Trip-Up is an Autobot Micromaster from the Generation One continuity family.
Trip-up cardart

All you want to do is ride around, Trip-Up. (Ride, Trip-Up, ride.)

Trip-Up of the Hot Rod Patrol is always getting into fights. He lets his fists do the talking in just about any situation, no matter how unnecessary violence — or even the threat of it — might be. Big Daddy doesn't seem to care much about his behavioral problem so long as it doesn't actively affect the team's performance on a mission... though he is mildly worried that Hubs might start thinking he should act like that too.

His name is more-than-usually inexplicable.

In Japan, the individual Micromasters received little to no individual characterization, being portrayed on the whole as childlike.

French name (Canada): Jambette
Japanese name: Vanishing


Dreamwave comics continuity

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This character article is a stub and is missing information on their fictional appearances. You can help Teletraan I: The Transformers Wiki by expanding it.


Generation One

  • Hot Rod Patrol (Micromaster Patrol, 1990)
G1 TripUp toy

Big Daddy told me that this was the Autobot convention, but all I see are some irked off Decepticons.

Trip-Up transforms into a Ford Mustang hot rod, in contrast to his teammates who turn into much older cars. Also making him the odd-man out of the team is his relatively small exposed engine block. In robot mode, he transforms similarly to Big Daddy and Hubs, in the standard Micromaster car toy set up: the hood becomes his chest, the sides of the car his arms and the entire rear becomes his lower legs.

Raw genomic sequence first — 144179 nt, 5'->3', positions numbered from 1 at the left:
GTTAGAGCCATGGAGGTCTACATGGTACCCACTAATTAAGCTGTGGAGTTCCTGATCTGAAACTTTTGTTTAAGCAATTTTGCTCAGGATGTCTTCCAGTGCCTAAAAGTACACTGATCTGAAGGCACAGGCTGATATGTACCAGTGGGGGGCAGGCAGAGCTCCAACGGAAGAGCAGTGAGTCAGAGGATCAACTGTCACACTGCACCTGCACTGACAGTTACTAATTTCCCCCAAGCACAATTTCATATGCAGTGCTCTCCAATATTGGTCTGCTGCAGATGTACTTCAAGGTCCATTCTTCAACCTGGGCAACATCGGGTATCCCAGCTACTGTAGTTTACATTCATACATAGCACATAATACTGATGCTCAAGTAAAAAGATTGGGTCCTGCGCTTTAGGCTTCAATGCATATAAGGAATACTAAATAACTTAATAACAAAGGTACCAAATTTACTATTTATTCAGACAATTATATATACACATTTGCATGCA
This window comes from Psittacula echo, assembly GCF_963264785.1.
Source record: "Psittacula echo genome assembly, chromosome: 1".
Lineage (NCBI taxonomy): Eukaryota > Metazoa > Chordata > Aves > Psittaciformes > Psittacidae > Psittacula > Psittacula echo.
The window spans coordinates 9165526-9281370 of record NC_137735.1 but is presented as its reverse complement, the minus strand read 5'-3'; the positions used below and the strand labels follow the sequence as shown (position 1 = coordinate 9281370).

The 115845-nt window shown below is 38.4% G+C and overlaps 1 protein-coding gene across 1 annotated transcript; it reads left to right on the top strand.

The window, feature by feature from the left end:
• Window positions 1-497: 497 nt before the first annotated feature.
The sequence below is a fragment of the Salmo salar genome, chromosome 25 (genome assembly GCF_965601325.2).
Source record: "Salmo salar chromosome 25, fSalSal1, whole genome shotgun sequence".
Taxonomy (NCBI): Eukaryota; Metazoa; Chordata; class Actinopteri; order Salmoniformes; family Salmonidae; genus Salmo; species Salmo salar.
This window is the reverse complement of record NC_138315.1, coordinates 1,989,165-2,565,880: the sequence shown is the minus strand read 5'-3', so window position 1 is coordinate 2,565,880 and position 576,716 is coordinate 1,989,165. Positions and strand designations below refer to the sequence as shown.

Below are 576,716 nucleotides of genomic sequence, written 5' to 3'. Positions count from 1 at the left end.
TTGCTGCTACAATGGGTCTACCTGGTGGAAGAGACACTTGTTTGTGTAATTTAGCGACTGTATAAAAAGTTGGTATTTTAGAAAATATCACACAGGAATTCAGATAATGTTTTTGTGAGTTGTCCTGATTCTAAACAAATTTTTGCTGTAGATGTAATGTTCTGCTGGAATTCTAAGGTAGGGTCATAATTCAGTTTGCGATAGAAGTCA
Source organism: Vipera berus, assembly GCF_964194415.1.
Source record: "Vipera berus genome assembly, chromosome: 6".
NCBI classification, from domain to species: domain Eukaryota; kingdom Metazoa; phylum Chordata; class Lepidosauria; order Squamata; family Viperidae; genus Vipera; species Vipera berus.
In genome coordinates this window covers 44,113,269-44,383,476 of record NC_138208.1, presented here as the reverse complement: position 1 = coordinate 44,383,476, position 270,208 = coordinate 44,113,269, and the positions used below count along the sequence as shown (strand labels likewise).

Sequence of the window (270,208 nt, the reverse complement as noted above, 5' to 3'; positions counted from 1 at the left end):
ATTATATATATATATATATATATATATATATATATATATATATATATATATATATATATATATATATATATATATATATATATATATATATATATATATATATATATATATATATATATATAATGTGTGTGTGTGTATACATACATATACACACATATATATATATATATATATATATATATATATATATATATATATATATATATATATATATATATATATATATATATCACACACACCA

He was only available in the Hot Rod Patrol 4-pack with his teammates Big Daddy, Greaser and Hubs.

Return of Convoy

  • Hot Rod Team (Micro Trailer Team, 1991)
The Hot Rod Patrol was released in Japan during Return of Convoy with no notable changes. However, this version of the Team did come with Micro Trailer #2.


  • Most — if not all — of the toys pictured in the 1991 Hasbro Transformers catalog are unfinished prototypes or mock-ups, and a variety of differences from final product pop up. In Trip-Up's case, the main difference is that the catalog has him with a blue robot mode face rather than the final toy's white.

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